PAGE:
Friday, 18 January 2013


Someone said the other day I looked like I was on a mission in this picture. I probably was. Its taken back in 1968 outside 22 Seymour Street where I was born , when t-bar sandals and dickie bows were all the rage. Someone obviously tucked my shirt in for that photograph, but wasn't quite quick enough to catch the picture before I set off again!
There's a few journeys I'm on at the moment with my art, I've just set the ball in motion on an idea I've worked on for the last 2 years, my Kenny Dalglish sculpture, and you can read about that on a separate blog.
Theres a couple of ideas I've got out there, but competitive art commissions can be very laid back about deciding, so it was good to have the time to prepare for the start of my Kenny campaign, and I did it at Madelaineartz Gallery in Liverpool City Centre, where she annually hosts  her Mad About Liverpool Exhibition. I missed the opening by the mayor, and the music, and the speeches, I got in just in time to find out that I hadn't won the raffle though. There was a prize for best artwork, which was jointly won by another Kenny Dalglish artwork. It was quite incredible, David Foster had used nails to re-create his, 31,950 of them, one for each minute he played.
So I'm hoping that with his popularity, once the medal goes to the stadium after the exhibition, the project will start to take off.
I've twice bumped into someone I worked with a few years ago this week. We were having a chat about some pictures I took at the time, and talked today about a project he's working on, where they will fit nicely into. Some great shots, and some of the subjects are quite well known now, locals too, so fingers crossed there, a nice paid gig for a change. Bit of money next week from some shadowboxes I'm making to infill a fireplace, only requirement is their superlambanana fits in one of them. I watched the original getting made funnily enough, as I was making the sets at the time on a Brazilian film called Maua, and had my workshop space at the old Bryant and May factory in Speke. They were making it in a unit at the side of the old factory, and I saw it at various stages from the steel armature, but missed the painting stage.
I've been asked to be the Official photographer again for this years Wirral Studio Tour, I know what I said last time about it, but I took some great pictures of  Tommy McHugh, you can see some of them here, blogged about, on what would have been his birthday His story is amazing, and theres something I want to work on, but the time's not right yet.. I got that from it last time, so I said yes when they asked, of course I would, and it was great to be asked again.
I'm waiting on the council for the sculptural mural I'm doing in Hoylake, planning has had to be sought, so I'm not holding my breath, and I'm guessing spring there.
I missed last nights opening, because I was sat outside talking to someone who lost his brother at Hillsborough in 1989, and he was telling me his story. He volunteers at the Hillsborough Justice Campaign shop outside Liverpools Football Ground, where they sell goods to help fund their Campaign, and offer a place to meet, and talk. After listening to him, I looked on their website again at more of their stories, real and personal ones and read them. There are interviews and stories, documenting their campaign for one thing, Justice. Quite how they had the strength after 20 years to carry on is unimaginable, but they did, and when they chanted for what they sought to Andy Burnham on live TV, finally someone listened to them. The Nation should hang its head in shame on what they've been through, and what they were forced to do in getting there. An Establishment Cover up from the top, and a smear on the fans, the City of Liverpool, and its people.These people exposed the liars, and were the inspiration behind the words of Deliverance, a poem I wrote, displayed as an artwork. You can see it  on this blog post.  I was reading some of the poems on their website, real accounts, expressed from the mouths of the people who were there, and who witnessed it for themselves. They have created Social History, and have allowed the floodgates to open for other recent injustices and scandals, and their voice deserves to be heard repeatedly, and at every level in society, until Justice is served on all those implicated in the cover up. If you never have before, please read their stories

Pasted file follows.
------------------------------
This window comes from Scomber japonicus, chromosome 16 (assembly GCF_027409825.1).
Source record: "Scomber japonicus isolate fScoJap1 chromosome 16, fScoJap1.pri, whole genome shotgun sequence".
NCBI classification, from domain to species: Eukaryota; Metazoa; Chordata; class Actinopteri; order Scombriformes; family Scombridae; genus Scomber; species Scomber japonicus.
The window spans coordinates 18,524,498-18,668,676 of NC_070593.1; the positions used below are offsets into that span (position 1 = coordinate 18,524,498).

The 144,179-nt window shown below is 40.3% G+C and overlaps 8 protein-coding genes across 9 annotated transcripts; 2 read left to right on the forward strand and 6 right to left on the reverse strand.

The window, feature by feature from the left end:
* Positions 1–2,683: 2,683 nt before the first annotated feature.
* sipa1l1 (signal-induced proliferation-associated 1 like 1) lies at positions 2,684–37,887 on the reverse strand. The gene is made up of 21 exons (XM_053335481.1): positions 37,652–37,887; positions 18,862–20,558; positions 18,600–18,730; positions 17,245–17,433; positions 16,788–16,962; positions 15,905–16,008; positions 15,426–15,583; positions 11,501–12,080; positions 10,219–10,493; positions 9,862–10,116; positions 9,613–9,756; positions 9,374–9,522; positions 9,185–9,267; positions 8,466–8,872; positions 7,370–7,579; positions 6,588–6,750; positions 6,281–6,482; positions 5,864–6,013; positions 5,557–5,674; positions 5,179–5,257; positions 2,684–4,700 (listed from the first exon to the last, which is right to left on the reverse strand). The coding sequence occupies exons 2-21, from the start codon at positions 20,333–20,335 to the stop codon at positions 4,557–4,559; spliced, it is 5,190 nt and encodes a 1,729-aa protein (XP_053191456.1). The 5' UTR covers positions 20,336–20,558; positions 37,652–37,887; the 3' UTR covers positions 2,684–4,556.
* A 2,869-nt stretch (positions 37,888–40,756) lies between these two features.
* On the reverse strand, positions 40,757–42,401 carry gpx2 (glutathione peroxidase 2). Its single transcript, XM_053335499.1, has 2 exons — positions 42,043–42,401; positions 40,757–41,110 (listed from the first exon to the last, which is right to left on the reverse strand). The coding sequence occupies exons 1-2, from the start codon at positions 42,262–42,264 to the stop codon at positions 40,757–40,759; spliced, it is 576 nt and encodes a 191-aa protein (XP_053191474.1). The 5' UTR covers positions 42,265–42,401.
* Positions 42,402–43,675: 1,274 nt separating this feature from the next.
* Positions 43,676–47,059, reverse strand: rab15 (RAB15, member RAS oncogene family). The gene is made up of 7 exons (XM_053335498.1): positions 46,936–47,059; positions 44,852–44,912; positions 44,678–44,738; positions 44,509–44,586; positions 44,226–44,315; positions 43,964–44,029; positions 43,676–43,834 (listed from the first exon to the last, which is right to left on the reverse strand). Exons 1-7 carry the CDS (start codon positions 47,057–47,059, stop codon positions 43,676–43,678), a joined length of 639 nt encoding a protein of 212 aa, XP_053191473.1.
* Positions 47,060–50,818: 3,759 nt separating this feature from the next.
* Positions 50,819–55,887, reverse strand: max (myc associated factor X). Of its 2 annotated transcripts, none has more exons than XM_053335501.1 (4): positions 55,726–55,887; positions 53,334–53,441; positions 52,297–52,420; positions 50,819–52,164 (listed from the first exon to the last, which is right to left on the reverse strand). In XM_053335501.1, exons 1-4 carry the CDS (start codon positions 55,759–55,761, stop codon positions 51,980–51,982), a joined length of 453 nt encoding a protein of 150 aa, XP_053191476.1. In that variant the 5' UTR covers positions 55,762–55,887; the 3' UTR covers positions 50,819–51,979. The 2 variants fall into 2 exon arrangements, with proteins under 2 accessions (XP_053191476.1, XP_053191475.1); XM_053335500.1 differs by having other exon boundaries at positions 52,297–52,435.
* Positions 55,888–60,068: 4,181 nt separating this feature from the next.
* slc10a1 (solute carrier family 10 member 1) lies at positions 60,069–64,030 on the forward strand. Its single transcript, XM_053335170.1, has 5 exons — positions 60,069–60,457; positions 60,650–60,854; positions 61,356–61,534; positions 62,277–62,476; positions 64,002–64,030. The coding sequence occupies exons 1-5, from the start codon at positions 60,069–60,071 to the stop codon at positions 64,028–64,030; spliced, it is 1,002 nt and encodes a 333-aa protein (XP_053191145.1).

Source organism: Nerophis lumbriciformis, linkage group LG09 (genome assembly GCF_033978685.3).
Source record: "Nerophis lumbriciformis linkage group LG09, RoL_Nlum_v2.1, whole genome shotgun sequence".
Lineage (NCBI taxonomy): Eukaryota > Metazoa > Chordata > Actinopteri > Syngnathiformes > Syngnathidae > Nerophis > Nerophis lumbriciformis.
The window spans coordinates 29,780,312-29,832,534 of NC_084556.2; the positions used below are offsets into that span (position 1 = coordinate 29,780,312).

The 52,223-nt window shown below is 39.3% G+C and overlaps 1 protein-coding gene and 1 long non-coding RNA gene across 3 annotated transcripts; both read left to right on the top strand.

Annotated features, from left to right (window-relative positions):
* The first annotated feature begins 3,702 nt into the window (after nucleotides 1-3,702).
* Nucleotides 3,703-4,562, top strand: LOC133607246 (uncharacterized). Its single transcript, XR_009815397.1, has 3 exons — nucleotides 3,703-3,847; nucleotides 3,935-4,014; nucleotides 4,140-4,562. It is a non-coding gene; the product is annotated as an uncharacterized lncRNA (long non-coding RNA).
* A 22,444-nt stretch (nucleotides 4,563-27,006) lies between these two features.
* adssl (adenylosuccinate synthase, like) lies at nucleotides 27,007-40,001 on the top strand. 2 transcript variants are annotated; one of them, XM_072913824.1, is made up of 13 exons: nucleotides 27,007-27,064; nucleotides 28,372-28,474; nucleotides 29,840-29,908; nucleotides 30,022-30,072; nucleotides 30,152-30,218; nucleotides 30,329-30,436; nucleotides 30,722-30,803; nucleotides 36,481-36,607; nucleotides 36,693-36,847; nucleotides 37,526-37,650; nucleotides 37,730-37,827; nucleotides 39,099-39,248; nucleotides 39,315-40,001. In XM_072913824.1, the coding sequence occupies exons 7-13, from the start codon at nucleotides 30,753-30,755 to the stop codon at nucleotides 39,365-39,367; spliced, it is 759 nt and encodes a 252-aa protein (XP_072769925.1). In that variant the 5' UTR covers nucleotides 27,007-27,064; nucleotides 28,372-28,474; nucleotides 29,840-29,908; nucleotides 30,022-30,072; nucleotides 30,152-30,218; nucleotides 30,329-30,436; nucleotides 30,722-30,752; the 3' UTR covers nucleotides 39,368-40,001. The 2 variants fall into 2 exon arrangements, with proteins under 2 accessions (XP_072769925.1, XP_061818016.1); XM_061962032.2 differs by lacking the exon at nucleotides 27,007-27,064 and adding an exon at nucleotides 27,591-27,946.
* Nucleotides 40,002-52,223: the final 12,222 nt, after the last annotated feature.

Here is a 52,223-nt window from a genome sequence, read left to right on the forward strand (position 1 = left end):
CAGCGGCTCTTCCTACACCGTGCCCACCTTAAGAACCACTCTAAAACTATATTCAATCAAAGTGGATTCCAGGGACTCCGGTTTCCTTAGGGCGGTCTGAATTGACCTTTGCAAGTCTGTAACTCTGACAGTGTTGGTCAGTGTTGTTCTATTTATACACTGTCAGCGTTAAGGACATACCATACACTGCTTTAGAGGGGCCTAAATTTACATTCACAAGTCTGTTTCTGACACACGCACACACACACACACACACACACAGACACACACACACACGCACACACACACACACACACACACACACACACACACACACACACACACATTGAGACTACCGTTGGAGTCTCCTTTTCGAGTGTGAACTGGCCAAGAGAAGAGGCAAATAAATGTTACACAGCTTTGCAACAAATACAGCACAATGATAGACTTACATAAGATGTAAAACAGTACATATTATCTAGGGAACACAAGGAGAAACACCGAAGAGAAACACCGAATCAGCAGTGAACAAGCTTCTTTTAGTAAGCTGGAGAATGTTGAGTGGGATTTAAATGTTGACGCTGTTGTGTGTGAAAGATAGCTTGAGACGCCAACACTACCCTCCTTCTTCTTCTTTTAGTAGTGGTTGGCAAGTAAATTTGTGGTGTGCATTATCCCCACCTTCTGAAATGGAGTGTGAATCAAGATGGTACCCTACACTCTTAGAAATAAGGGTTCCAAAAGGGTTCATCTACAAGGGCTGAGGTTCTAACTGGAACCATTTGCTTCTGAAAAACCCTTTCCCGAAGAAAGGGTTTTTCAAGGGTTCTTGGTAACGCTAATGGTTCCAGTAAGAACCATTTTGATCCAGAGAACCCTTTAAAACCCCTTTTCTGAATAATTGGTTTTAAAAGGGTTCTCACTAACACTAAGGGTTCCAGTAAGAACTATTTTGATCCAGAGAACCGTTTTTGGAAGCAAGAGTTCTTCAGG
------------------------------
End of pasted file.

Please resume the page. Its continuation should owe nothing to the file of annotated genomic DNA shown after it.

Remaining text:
some are no longer here to tell theirs, they died of shattered hearts. And they continue to do so, three commited suicide last year alone.

I was just reading what somebody wrote about my work Deliverance,

'In Deliverance, by combining poetry with sculpture, Terry has managed to capture the spirit of the city of Liverpool. Political, contemporary and poignant, this is a relevant piece that manages to capture the zeitgeist of the city in the wake of the recent Hillsborough findings. Liverpool is a unique city, and this piece is uniquely Liverpool in its approach and execution.'

So I'm looking at what forum I want to display Deliverance this year, and will start to look for the right opportunities.

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